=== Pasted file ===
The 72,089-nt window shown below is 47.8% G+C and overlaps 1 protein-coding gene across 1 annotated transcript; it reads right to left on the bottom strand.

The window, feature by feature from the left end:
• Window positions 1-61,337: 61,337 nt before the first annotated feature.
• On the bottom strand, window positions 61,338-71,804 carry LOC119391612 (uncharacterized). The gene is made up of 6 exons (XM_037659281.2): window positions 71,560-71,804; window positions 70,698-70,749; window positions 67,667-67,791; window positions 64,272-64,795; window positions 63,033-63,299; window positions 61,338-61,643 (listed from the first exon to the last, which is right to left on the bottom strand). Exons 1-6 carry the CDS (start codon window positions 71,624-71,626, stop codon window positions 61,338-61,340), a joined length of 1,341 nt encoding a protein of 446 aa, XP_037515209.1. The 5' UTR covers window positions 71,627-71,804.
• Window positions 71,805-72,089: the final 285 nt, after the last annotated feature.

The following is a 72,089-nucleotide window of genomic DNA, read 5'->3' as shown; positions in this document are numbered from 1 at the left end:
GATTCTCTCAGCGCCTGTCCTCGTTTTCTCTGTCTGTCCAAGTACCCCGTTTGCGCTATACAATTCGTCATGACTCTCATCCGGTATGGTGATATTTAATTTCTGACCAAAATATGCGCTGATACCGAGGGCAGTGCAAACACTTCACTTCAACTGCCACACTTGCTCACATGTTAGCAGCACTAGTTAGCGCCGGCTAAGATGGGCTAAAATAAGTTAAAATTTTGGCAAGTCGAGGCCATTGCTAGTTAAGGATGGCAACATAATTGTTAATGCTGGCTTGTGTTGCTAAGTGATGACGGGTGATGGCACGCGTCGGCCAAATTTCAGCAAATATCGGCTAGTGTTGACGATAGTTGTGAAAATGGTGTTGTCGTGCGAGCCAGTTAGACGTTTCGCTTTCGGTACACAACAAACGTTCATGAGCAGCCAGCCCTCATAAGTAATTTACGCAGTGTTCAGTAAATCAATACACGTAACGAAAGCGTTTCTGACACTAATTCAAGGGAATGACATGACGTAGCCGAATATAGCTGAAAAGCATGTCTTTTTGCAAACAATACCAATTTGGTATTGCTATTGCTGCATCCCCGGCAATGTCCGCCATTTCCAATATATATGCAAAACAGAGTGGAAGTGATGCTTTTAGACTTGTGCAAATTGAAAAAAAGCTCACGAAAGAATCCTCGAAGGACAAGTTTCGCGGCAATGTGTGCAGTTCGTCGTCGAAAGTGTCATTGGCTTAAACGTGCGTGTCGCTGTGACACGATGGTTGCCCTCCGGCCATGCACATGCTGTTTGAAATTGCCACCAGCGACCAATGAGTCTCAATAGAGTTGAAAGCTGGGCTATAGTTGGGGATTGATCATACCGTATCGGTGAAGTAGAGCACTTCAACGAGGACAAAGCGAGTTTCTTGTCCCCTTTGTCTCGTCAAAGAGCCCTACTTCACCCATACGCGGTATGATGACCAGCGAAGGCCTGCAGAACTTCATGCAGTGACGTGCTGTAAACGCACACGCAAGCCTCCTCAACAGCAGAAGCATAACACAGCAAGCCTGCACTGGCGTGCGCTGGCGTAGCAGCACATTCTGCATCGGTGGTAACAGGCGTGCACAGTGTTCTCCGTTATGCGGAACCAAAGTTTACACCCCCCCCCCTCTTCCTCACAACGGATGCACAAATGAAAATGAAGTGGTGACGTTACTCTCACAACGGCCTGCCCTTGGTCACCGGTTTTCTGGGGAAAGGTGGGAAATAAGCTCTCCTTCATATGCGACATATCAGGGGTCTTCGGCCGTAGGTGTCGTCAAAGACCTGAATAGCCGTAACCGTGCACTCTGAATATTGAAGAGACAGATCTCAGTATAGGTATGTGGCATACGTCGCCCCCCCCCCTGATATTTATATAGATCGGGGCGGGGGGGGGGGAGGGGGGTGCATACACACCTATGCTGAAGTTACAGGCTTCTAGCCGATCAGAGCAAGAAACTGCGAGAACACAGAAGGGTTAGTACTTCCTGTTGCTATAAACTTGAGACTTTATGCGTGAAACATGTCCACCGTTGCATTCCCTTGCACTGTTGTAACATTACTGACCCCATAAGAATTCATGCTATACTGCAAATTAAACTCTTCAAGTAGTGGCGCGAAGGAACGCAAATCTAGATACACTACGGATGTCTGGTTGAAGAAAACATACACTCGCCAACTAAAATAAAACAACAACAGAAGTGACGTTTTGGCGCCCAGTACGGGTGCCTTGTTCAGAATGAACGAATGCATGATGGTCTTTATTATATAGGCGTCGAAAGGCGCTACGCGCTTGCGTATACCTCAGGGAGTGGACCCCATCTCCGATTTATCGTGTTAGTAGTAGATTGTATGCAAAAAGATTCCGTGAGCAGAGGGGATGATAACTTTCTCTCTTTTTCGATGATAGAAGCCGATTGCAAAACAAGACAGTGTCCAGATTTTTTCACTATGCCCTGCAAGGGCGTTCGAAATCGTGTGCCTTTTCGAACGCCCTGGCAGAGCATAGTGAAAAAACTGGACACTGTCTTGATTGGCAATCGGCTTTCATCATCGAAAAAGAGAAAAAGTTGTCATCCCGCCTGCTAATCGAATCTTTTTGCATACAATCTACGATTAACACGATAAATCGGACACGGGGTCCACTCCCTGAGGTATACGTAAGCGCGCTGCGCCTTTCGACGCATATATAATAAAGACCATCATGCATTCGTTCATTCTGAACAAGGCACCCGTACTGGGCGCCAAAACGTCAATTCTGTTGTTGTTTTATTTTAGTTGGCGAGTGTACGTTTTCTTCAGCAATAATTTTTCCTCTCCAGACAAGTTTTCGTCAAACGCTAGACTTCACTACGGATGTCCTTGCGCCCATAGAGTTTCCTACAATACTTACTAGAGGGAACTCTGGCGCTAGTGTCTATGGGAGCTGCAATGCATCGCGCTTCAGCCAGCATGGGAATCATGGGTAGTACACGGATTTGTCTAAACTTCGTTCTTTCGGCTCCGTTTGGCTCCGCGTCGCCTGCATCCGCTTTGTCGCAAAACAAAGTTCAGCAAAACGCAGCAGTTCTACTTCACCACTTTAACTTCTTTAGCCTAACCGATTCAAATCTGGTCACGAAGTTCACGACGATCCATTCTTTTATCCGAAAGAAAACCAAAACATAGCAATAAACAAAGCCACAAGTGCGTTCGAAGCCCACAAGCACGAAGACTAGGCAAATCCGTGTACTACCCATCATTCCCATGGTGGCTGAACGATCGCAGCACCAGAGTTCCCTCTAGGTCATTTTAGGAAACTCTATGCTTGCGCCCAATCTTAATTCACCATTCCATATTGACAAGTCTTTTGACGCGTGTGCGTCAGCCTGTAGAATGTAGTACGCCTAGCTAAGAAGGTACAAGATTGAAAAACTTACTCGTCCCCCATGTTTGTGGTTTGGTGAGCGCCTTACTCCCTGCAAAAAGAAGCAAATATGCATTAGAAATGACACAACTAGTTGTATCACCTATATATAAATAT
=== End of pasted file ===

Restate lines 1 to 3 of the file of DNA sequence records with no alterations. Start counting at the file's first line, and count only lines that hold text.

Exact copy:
The 72,089-nt window shown below is 47.8% G+C and overlaps 1 protein-coding gene across 1 annotated transcript; it reads right to left on the bottom strand.

The window, feature by feature from the left end:
• Window positions 1-61,337: 61,337 nt before the first annotated feature.